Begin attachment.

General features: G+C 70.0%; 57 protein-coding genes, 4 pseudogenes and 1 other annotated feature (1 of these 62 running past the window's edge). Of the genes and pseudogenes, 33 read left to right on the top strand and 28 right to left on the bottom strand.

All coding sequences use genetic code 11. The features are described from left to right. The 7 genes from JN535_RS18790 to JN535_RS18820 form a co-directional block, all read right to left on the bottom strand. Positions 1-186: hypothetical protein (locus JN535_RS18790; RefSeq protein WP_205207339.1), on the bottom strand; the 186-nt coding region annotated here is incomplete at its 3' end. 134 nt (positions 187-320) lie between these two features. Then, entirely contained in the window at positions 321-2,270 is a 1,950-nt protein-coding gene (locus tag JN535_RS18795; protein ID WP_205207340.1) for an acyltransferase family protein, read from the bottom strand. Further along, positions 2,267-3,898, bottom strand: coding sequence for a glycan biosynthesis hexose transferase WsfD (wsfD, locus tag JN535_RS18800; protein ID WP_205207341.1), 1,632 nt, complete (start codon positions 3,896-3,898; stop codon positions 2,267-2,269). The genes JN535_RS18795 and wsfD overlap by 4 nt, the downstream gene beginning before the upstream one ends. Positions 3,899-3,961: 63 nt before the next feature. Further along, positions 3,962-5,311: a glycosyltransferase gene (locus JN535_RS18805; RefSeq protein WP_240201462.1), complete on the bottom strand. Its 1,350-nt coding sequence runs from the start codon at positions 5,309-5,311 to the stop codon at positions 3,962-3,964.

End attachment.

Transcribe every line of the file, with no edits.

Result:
General features: G+C 70.0%; 57 protein-coding genes, 4 pseudogenes and 1 other annotated feature (1 of these 62 running past the window's edge). Of the genes and pseudogenes, 33 read left to right on the top strand and 28 right to left on the bottom strand.

All coding sequences use genetic code 11. The features are described from left to right. The 7 genes from JN535_RS18790 to JN535_RS18820 form a co-directional block, all read right to left on the bottom strand. Positions 1-186: hypothetical protein (locus JN535_RS18790; RefSeq protein WP_205207339.1), on the bottom strand; the 186-nt coding region annotated here is incomplete at its 3' end. 134 nt (positions 187-320) lie between these two features. Then, entirely contained in the window at positions 321-2,270 is a 1,950-nt protein-coding gene (locus tag JN535_RS18795; protein ID WP_205207340.1) for an acyltransferase family protein, read from the bottom strand. Further along, positions 2,267-3,898, bottom strand: coding sequence for a glycan biosynthesis hexose transferase WsfD (wsfD, locus tag JN535_RS18800; protein ID WP_205207341.1), 1,632 nt, complete (start codon positions 3,896-3,898; stop codon positions 2,267-2,269). The genes JN535_RS18795 and wsfD overlap by 4 nt, the downstream gene beginning before the upstream one ends. Positions 3,899-3,961: 63 nt before the next feature. Further along, positions 3,962-5,311: a glycosyltransferase gene (locus JN535_RS18805; RefSeq protein WP_240201462.1), complete on the bottom strand. Its 1,350-nt coding sequence runs from the start codon at positions 5,309-5,311 to the stop codon at positions 3,962-3,964.